On filling a vector

In C++11, what is the cheapest way to create a std::vector<T> with a bunch of statically known T elements (in terms of the number of special member functions of T invoked)?

In other words, which of the blocks in the below program produces the fewest lines of output:

#include <iostream>
#include <vector>
struct S {
    S() { std::cout << " default ctor\n"; }
    S(int) { std::cout << " int ctor\n"; }
    S(S const &) { std::cout << " copy ctor\n"; }
    S(S &&) { std::cout << " move ctor\n"; }
    ~S() { std::cout << " dtor\n"; }
    void operator =(S const &) { std::cout << " copy assignment\n"; }
    void operator =(S &&) { std::cout << " move assignment\n"; }
};
int main() {
    {
        std::cout << "A1:\n";
        std::vector<S> s { S(), S(), S() };
    }
    {
        std::cout << "A2:\n";
        std::vector<S> s { {}, {}, {} };
    }
    {
        std::cout << "A3:\n";
        std::vector<S> s { 0, 0, 0 };
    }
    {
        std::cout << "B1:\n";
        std::vector<S> s;
        s.reserve(3);
        s.push_back(S());
        s.push_back(S());
        s.push_back(S());
    }
    {
        std::cout << "B2:\n";
        std::vector<S> s;
        s.reserve(3);
        s.push_back({});
        s.push_back({});
        s.push_back({});
    }
    {
        std::cout << "B3:\n";
        std::vector<S> s;
        s.reserve(3);
        s.push_back(0);
        s.push_back(0);
        s.push_back(0);
    }
    {
        std::cout << "C1:\n";
        std::vector<S> s;
        s.reserve(3);
        s.emplace_back(S());
        s.emplace_back(S());
        s.emplace_back(S());
    }
    // {
    //  std::cout << "C2:\n";
    //  std::vector<S> s;
    //  s.reserve(3);
    //  s.emplace_back({});
    //  s.emplace_back({});
    //  s.emplace_back({});
    // }
    {
        std::cout << "C3:\n";
        std::vector<S> s;
        s.reserve(3);
        s.emplace_back(0);
        s.emplace_back(0);
        s.emplace_back(0);
    }
}

(Of course, each block needs at least three “dtor” lines when its s goes out of scope, so keep those out of the count.)

What might come as a surprise is that the A variants using an initializer list, though short and sweet, are rather heavy: Each one needs three constructors for the three elements of the initializer list (“default ctor” for A1 and A2, “int ctor” for A3), three copy constructors to copy the elements from the initializer list into the vector, and three destructors when destroying the initializer list. Nine calls to special member functions overall.

That is just as expensive as the B variants. (The difference being the order in which the special member functions are called for the individual elements.) However, the advantage of all three B variants is that they use the move constructor instead of the copy constructor to pass the temporary S instances into the vector.

(If you had hoped that the A variants would use the move constructors instead of the copy constructors, too: that does not work, as initializer lists only offer const access to their members.)

Variant C1 is not any different from variant B1. Still nine calls overall (employing the move constructor).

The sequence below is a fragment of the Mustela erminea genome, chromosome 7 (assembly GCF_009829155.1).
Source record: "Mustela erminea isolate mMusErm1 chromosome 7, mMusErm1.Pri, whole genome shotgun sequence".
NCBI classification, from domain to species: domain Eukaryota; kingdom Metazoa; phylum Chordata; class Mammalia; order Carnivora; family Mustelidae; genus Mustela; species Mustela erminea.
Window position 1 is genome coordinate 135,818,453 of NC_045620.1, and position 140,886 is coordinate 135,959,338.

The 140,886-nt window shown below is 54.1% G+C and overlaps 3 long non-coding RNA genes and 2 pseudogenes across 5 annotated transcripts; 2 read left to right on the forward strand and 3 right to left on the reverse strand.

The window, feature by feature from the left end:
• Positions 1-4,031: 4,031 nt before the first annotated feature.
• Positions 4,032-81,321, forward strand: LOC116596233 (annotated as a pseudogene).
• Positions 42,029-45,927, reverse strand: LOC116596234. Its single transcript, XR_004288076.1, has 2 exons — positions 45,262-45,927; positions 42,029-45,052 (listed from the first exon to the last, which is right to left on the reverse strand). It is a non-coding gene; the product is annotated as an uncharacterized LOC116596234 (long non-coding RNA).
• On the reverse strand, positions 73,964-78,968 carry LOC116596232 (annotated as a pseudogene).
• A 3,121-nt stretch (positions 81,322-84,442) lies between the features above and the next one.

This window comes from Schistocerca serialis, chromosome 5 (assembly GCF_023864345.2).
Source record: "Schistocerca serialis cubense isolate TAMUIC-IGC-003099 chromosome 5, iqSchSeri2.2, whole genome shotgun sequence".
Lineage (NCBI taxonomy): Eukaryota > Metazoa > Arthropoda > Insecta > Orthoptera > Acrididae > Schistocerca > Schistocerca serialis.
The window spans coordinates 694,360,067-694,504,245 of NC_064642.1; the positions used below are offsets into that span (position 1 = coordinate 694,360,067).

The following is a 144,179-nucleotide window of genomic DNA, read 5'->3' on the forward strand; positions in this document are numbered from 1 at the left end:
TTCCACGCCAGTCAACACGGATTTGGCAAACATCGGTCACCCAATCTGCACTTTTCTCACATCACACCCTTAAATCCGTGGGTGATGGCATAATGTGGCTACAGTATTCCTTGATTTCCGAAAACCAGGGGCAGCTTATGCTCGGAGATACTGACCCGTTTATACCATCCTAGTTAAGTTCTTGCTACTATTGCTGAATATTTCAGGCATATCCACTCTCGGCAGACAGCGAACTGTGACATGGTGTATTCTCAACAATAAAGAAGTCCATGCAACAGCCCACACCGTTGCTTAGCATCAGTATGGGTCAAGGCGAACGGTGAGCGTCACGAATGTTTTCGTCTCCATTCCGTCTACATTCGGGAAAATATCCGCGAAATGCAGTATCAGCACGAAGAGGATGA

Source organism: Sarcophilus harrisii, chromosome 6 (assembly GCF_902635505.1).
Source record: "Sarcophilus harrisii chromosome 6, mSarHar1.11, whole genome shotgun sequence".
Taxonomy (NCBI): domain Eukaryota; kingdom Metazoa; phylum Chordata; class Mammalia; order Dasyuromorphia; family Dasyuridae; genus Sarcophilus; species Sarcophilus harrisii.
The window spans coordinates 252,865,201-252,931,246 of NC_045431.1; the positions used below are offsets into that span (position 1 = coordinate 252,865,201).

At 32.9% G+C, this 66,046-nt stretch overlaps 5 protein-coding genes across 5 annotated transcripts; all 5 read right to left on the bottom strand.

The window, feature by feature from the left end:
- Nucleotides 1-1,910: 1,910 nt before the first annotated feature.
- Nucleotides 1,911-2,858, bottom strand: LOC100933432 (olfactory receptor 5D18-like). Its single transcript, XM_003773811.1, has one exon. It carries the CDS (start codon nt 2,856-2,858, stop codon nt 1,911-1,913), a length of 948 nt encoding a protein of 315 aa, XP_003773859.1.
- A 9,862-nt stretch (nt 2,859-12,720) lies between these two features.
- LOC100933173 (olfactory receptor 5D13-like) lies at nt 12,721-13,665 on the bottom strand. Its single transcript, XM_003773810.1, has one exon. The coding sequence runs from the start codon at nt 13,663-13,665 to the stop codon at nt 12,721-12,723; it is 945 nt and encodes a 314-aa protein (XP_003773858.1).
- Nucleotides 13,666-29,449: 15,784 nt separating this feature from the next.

Variant C3, finally, is better: Although it looks more expensive to pass “wrong” int arguments that first need to be converted into proper S instances, the big benefit here is that those “int ctor” calls can directly instantiate the vector elements—no construction of temporary S instances, no copy or move constructors, no destruction of temporaries. Just three constructor calls overall.

(And variant C2 is commented out for good reason; there is just no way to tell emplace_back to instantiate an element directly into the vector through a default constructor call. But then again, most of the time what you want to put into the vector are not default-constructed elements, anyway.)

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5 thoughts on “On filling a vector

  1. Bill Jobs

    {
    std::cout << "D1:\n";
    std::vector s (3);
    }

    D1:
    default ctor
    default ctor
    default ctor
    dtor
    dtor
    dtor

    //—————————-
    {
    std::cout << "D2:\n";
    std::vector s (3, 0);
    }

    D2:
    int ctor
    copy ctor
    copy ctor
    copy ctor
    dtor
    dtor
    dtor
    dtor

    Reply
    1. stbergmann Post author

      Yeah, if all elements happen to have the same value. (I should have made the original code more interesting to stress that what I wanted to talk about is if the elements have arbitrary, and in general different, values.)

      Reply
  2. bmichaelsen

    I created myself a struct Data { int m_a; Data() : m_a(4711) {}; Data(a) : m_a(a+4711) {}; }; and benchmarked filling a three element vector. Here are the results from three runs in walltime:

    A1/A2/A3/B1/B2/B3/C1/C2/C3
    72.0/72.0/72.0/87.5/89.6/87.5/87.4/-/90.0
    71.9/72.1/72.1/87.5/89.6/87.5/87.4/-/90.0
    72.0/72.0/72.0/87.5/89.6/87.5/87.4/-/90.0

    … which suggests the conclusion of “C3, finally, is better”, to be misleading at least as a general advise. And indeed the A1/A2/A3 calls seem to not only being the most readable, but also the best performing — at least in my test runs.

    Done with gcc 4.8.3 and -std=c++11 -O2 on a Intel i5-4200U@1.6GHz (which is not an uncommon piece of hardware).

    Reply
  3. Pingback: 50 ways to fill your vector … | You can't take the sky from me.

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